BJH: The Best Writing Teacher(s) of All
In his book, On Writing, Stephen King, speaking about learning to write, says that “you learn best by reading a lot and writing a lot, and the most valuable lessons of all are the ones you teach yourself. These lessons almost always occur with the study door closed.” He points out that “Faulkner learned his trade while working in the Oxford, Mississippi, post office,” and that he (King) “learned the most valuable…part of my life’s work while washing motel sheets and restaurant tablecloths at the New Franklin Laundry in Bangor.”
If you read much about writing and writers, you’ve almost certainly come across the admonition that to write well—and successfully—you must read…and write. “Read, read, read. And write, write, write.” It’s preached time and time again. Yet no matter how many times they’ve heard it, writers and those working toward becoming writers seem unceasingly interested in hearing the answer to the common question “how did you learn to write?” Or, questions such as “what (or who) has been most helpful to you in your writing life?”
If you’ve been curious enough to ask that question yourself, you may or may not have been surprised to learn that many published writers give the least credit of all to their college English or creative writing courses, as well as workshops, seminars and critique groups. Not that the instruction and technical information gained from all the above isn’t helpful; certainly the benefits shouldn’t be discounted. Still, if you’ve read the remarks shared by numerous authors—the famous and the not-so-famous, but quality writers all the same—you’ve undoubtedly come across the emphasis on three elements above all others as their “best teachers.” Reading, writing, and life experience.
Before I wrote this entry, I added to the information with which I was already familiar by querying a number of friends who are also writers and who have been publishing for several years in a variety of genres. Granted, this is a very generalized summary, but I thought you might be interested in it anyway. So without using any names, I’ll just post some of the feedback I received, combined with a bit of this & that.
This was a fairly simple effort actually, because here’s the way it shook out: Almost without exception, reading and writing topped the list of the most important “teachers” on the way to publication. Critique groups came in last—most respondents had never been a member of a critique group. Next to last? Creative writing classes or correspondence (or on-line) courses. Conferences and seminars were cited more for the value in networking and fellowship than actual instruction, although a few emphasized that the information they'd gained there had proved invaluable. Reading and writing, by the way, included not just the reading of novels or general reading, but the reading of magazines and books about writing, especially when written by well-known authors, whether from the past or by some of our contemporary authors.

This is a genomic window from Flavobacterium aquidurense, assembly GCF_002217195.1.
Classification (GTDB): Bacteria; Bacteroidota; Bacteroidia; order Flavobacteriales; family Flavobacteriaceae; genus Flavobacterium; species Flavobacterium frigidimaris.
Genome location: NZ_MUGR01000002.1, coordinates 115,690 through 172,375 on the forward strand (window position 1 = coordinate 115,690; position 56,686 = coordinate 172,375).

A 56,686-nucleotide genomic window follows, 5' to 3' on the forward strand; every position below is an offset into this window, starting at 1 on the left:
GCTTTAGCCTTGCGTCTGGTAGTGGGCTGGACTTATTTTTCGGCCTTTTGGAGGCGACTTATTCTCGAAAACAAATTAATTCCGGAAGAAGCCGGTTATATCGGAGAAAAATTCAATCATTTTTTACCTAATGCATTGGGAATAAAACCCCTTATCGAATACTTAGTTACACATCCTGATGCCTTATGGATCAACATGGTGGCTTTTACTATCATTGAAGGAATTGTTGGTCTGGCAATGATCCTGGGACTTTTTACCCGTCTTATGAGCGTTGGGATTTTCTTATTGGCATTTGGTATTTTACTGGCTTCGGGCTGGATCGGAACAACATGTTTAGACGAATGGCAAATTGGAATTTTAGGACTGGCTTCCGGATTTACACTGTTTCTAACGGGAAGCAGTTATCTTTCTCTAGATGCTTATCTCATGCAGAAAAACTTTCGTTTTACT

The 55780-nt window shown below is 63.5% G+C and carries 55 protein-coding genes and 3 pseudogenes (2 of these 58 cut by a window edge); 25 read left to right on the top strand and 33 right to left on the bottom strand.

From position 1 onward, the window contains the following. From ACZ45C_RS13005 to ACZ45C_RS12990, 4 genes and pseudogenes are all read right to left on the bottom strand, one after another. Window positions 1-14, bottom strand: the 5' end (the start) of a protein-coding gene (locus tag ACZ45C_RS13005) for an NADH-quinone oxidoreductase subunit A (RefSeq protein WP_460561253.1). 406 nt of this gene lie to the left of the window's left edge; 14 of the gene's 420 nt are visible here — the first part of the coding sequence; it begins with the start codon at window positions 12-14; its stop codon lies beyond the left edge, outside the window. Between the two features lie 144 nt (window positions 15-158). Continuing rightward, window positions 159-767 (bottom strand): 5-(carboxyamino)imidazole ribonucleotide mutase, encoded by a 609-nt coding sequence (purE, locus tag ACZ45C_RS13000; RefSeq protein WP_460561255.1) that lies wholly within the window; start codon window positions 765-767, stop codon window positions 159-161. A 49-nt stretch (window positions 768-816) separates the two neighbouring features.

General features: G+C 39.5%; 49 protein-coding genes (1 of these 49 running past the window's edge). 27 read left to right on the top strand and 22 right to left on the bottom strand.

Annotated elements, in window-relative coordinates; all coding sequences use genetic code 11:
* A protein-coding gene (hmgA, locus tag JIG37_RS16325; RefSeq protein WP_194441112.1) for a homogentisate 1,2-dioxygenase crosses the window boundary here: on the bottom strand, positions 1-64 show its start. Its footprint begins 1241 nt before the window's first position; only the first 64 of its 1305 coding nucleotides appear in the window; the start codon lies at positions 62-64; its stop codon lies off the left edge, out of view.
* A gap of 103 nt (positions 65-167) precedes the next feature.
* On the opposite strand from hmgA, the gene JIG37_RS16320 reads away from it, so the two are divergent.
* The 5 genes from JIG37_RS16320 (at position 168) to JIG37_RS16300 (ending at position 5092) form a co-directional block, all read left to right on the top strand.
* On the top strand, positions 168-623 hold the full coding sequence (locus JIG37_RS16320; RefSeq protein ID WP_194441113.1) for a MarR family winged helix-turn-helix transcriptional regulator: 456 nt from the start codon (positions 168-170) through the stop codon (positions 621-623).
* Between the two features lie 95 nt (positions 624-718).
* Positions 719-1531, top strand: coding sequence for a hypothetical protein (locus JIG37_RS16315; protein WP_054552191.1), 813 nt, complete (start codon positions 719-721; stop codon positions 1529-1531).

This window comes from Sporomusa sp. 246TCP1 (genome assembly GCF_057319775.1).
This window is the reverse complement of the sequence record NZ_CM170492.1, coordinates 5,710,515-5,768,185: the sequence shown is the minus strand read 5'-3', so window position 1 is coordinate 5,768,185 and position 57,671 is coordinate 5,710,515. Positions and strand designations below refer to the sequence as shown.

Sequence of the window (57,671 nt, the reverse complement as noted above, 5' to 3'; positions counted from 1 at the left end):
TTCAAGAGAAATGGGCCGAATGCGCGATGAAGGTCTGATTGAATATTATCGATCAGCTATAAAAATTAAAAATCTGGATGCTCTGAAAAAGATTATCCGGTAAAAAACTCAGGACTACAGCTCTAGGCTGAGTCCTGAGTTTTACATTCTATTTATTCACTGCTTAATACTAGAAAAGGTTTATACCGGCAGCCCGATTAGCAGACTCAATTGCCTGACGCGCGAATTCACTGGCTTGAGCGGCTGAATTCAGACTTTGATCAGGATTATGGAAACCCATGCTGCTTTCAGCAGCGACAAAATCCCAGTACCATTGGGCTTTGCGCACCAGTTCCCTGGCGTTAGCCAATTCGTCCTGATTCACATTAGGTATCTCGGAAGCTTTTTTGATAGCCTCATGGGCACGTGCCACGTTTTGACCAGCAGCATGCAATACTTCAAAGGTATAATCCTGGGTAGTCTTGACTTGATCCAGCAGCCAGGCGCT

Dean Koontz, who has much to say about the importance of avid reading in learning to write, also made this statement in his book on writing fiction: “To a certain extent, a novel can be dissected, its musculature revealed, its skeleton uncovered for study. But a pathologist cannot find a man’s soul while doing an autopsy on his corpse, and a critic can never hope to pin down and dissect the spirit of a novel. Primarily, one learns to write fiction by writing it, then by writing more of it and more of it and more….”
Naturally, it stands to reason that, as Koontz says, “While there is some benefit to be derived from the feedback that a beginning writer receives from other students and from his instructor, by far the greatest portion of his artistic maturation will take place when he is in a room by himself, confronted only by blank pages.”
In case you’re wondering, next to reading and writing, life experience came in at the top of the list. This has been so often pointed out by some of our greatest writers that it’s almost a predictable response. In fact, it seems to me that it should go hand-in-hand with reading and writing.
Another element frequently cited as “most valuable” was editorial input. So, editors—be assured that your role is vital in the development of good writers, even though you may not hear the kudos as often as you deserve.
Obviously, there are exceptions to some of the above. That’s only natural, since we learn in different ways, in different situations, at different paces. I’m simply giving you a summary.
I’m probably a poor one to ask about any of this, since I’ve never been a member of a critique group, never attended a writers conference, never worked with a mentor. But I’ll weigh in anyway, and my response falls in with the majority of the others. I’d definitely name reading and writing—and of course life experience—as my “best teachers.”
What about you?